When people hear the term driving under the influence (DUI), they usually think of drunk driving. Some might also recall that DUI also applies to driving while under the effects of controlled substances like marijuana.
But DUI charges also apply to drivers who are under the influence of prescription medication. Which over-the-counter drugs can impair drivers, and what penalties await them?
Medications that can lead to DUI
According to the National Highway Traffic Safety Administration, many prescription and over-the-counter drugs can impair drivers’ faculties. Here’s a nonexhaustive list of medicine types that have impairing side effects:
- Allergy medicines
- Cold medicines
- Muscle relaxants
- Sleeping pills
In general, if a drug causes the following side effects, it can impact your ability to drive:
- Blurred vision
The NHTSA has additionally warned that some drugs will not impair you when taken alone, but when combined with a second medication or liquor, they can lead to intoxicating effects. Before taking any medication, it’s best to read the label to check for any side effects you should be careful of.
Drug DUI charges in Florida
Driving while impaired by drugs – whether over-the-counter or illegal – is illegal in Florida, and drivers who are charged with DUI for drugs face the same penalties as those charged with DUI for alcohol. This includes jail time, fines from $500 to $5,000, and license revocation for at least 180 days. The court might ask convicted drivers to render community service and have their vehicles impounded.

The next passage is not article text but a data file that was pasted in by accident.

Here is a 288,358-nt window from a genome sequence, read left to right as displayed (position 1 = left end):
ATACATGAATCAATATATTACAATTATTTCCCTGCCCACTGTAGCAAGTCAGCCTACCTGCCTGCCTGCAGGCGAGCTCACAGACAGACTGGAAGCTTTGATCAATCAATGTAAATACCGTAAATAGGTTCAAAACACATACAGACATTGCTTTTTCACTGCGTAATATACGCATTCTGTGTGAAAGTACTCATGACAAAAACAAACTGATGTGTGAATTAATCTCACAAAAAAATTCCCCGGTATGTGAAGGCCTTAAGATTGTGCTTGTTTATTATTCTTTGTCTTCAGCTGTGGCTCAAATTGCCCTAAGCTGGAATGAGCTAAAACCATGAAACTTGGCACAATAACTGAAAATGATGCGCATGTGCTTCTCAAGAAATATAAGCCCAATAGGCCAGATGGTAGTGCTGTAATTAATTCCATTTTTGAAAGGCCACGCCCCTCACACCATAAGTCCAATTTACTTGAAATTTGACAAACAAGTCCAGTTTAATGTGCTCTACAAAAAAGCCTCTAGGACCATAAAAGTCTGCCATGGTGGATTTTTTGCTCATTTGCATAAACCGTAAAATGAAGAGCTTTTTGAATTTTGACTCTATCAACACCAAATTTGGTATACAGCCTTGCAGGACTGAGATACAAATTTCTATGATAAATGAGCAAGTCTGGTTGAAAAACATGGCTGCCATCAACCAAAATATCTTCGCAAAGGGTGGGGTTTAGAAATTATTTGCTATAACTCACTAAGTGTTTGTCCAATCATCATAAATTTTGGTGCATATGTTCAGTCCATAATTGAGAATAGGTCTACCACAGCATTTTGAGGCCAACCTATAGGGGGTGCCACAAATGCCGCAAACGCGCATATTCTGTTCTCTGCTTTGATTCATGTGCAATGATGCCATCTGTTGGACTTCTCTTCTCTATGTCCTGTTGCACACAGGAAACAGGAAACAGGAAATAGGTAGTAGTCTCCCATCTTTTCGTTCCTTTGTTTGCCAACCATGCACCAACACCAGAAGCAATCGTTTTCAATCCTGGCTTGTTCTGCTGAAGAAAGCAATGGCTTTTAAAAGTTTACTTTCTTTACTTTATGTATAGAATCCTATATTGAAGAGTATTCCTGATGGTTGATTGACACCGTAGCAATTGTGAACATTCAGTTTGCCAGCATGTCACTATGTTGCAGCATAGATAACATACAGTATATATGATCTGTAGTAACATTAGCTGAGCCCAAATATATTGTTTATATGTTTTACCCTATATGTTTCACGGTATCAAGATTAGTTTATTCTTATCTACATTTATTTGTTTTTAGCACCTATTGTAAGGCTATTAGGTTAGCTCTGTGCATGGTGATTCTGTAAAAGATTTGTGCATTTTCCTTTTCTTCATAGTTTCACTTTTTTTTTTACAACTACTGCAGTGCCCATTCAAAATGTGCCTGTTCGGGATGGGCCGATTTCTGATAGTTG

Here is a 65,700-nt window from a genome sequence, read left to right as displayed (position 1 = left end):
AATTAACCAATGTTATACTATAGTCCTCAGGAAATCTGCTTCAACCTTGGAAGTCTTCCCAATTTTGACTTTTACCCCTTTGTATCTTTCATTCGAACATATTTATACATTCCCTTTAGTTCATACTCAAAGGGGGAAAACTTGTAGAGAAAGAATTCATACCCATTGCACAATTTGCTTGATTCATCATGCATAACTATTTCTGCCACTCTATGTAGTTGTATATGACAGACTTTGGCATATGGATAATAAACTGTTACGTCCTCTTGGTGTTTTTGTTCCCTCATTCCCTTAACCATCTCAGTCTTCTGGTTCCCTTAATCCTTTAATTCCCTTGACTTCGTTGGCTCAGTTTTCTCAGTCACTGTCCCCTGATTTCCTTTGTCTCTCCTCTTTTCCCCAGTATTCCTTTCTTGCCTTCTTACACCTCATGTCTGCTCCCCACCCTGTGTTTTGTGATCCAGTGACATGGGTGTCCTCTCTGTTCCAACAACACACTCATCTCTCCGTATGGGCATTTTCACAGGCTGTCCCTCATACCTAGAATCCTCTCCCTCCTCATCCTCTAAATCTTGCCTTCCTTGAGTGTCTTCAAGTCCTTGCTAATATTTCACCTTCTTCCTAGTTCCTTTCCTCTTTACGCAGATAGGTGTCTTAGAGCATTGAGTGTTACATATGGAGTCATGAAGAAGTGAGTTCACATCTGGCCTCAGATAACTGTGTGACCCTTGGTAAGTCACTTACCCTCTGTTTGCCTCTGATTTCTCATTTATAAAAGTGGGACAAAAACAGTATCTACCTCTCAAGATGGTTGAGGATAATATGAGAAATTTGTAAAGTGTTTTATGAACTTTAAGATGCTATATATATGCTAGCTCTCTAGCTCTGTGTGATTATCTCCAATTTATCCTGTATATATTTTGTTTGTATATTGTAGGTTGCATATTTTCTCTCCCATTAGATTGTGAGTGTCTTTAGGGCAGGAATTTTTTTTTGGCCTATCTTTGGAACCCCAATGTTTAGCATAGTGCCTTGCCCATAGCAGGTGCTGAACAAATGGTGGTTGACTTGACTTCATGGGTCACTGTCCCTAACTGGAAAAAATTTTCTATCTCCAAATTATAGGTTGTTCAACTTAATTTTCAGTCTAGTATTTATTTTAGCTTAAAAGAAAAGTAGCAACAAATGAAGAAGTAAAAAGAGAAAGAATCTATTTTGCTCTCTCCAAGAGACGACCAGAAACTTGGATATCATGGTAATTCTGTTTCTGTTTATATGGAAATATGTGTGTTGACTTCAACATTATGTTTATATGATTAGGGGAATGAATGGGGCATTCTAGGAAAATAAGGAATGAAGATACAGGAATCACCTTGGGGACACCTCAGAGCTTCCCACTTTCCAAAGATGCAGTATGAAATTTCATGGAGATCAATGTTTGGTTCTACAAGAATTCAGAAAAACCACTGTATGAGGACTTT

But while law enforcement officers can test a driver’s blood alcohol concentration levels to determine if they’re drunk enough for a DUI charge, there’s no similar legal limit to gauge drivers impaired by medication. Officers will perform field sobriety tests to assess whether you’re impaired and may even conduct a chemical test if they think a drug caused your impairment. If an officer still suspects drugs impaired you, they might ask you to undergo blood tests at a certified clinic. Remember that these tests don’t measure intoxication but can reveal whether you’ve recently used drugs.
Even if you’ve only taken an over-the-counter or prescription drug, challenging a DUI charge for the medication can be tricky. And it can be distressing to have a criminal record just because you took medicine for colds or allergies. If this happens to you, you should consider hiring a lawyer to aggressively defend your rights in court, especially if you want to have criminal charges dropped or reduced.